Organically grown coffee has more of many antioxidants than conventionally grown coffee. This is not just speculation. A study published in 2019 showed that organically-grown coffee has a higher content of phenolic acids as well as flavonoids.
The bottom line is that while most coffee offers health benefits, organically-grown coffee does even more so.
We hope you understand a little more about what organic means when it comes to coffee. But there are still so many choices. Here, we’ll detail our favorites.
Our top pick for best organic coffee is Lifeboost. If you’re buying organic for your personal health, Lifeboost delivers. They conduct extensive testing to ensure there are absolutely no harmful chemicals in your daily brew.
We also decided to give a category to the best coffee beans from Ethiopia. That honor goes to Volcanica Organic Ethiopian Yirgacheffe Coffee. This coffee stays true to the coffee heritage. We also love how they treat people. They actually visit the growers and develop relationships with them. That helps them know that the earth, the workers, and the product are all treated right.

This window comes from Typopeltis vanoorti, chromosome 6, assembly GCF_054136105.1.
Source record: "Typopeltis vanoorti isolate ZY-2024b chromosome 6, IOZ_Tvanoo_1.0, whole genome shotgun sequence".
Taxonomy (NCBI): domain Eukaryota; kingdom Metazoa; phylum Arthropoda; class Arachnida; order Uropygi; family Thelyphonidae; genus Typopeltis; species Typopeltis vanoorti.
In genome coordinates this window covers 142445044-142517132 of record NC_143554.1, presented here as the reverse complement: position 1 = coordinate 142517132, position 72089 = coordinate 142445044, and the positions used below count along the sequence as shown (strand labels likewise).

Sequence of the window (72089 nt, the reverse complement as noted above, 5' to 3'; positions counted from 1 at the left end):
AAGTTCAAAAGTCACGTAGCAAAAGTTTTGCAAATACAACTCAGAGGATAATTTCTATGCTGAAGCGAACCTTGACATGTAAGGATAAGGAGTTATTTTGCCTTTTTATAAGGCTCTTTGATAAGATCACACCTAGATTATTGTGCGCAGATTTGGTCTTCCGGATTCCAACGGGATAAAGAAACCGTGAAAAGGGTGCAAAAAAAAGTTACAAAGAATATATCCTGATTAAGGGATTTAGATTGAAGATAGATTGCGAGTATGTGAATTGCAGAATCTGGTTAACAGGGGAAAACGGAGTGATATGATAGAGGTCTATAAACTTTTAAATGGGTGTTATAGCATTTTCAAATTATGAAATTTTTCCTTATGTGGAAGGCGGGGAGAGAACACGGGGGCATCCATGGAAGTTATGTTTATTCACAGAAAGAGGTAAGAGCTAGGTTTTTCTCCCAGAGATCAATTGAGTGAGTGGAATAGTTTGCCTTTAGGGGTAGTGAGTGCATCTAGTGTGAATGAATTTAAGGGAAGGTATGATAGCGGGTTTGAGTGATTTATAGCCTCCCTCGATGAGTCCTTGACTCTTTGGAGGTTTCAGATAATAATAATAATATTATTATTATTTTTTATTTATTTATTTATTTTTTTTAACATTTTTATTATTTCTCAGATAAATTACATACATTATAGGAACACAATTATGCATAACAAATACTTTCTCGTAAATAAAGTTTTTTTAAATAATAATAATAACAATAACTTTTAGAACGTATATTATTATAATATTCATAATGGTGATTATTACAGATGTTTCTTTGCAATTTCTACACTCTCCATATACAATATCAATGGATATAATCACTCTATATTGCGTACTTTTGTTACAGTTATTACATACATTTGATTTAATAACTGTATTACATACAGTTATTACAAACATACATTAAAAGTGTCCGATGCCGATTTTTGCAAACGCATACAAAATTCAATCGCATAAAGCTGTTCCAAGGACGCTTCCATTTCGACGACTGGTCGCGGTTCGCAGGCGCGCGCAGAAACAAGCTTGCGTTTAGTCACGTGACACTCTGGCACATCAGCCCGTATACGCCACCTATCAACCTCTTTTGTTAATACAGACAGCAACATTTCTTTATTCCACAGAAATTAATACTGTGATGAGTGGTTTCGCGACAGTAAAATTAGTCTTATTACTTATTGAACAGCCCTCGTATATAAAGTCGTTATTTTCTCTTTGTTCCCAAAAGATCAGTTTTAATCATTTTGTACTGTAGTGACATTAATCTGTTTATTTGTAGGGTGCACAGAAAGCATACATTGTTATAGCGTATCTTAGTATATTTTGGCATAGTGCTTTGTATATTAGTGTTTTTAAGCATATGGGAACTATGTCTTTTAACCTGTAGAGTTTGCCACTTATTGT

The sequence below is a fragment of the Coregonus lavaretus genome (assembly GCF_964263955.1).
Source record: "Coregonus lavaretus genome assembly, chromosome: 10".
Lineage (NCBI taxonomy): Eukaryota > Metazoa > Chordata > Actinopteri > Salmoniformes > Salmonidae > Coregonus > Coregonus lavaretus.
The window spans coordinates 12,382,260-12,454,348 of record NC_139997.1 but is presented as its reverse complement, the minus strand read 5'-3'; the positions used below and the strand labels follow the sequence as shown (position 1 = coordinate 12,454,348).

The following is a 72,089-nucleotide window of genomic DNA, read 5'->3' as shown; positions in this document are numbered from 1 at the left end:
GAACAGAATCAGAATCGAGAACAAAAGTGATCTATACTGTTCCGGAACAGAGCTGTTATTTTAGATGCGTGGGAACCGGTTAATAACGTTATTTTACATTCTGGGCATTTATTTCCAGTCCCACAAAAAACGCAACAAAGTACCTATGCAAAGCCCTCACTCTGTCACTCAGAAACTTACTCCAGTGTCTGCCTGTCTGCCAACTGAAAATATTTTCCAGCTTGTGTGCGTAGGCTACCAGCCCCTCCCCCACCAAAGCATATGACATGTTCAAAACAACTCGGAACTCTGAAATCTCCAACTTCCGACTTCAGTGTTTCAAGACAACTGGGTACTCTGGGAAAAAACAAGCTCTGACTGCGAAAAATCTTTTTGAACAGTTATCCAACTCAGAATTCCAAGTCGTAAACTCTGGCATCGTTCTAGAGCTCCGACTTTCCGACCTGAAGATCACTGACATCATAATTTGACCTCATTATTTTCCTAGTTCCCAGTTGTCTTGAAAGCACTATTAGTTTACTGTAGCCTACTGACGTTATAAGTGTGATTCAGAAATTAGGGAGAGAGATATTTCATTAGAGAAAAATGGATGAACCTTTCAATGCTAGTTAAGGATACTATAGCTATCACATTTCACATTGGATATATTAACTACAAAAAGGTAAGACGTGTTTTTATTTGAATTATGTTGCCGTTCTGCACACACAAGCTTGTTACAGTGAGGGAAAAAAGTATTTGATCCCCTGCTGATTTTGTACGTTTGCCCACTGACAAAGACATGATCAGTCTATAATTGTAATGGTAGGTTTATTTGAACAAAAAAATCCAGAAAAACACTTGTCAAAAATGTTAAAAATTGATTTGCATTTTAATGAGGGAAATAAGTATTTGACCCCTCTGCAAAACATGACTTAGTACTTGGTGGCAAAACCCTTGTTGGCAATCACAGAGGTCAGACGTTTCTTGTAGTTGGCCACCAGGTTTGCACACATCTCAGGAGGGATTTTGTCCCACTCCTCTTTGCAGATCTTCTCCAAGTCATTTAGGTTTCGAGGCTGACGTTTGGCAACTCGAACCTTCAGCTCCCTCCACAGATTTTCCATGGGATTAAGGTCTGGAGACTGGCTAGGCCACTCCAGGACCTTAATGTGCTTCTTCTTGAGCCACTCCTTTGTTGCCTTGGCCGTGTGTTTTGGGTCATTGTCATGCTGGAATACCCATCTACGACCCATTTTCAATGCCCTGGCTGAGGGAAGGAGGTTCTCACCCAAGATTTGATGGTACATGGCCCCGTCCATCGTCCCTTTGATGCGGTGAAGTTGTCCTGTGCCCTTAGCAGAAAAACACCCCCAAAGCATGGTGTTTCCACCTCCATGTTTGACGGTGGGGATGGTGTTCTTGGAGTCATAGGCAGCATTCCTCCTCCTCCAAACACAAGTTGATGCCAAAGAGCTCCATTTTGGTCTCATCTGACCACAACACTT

Finally, we wanted to give a shout-out to the best Honduran coffee. They may be new on the scene, but Spirit Animal is definitely worth a look. The company’s focus on helping the people of Honduras won us over. Also, they produce a tasty and satisfying cup of coffee. We bestow the honor of best Honduran coffee on their Catuai and Bourbon.
In the end, we stand behind all the coffees on this list. Everyone has their personal preference. If you love the deep, rich flavor of a Sumatran, then go with that. Regardless of which one you choose, rest easy knowing that you’re making a positive step towards a better you and a better world.
Organic certification has nothing to do with taste. Moves like only buying specialty-grade coffee can guarantee a better-tasting cup. To make our list, coffee must not only be organic but must also deliver on taste. Of course, it all depends on personal preference.
It used to be that you would only find organically-grown coffee at special health food stores and coops. Today, you can find organic coffees almost anywhere. While you can find it in your local grocery store, you don't know how long it has been sitting around. For the freshest coffee, buy directly from the roaster.
Yes! Organically grown coffee is better for the farmers and laborers, better for the planet, and better for your health. You can also look for additional certifications like Fair Trade or Rainforest Alliance. A few pennies per cup can go a long way to improve living conditions far from home.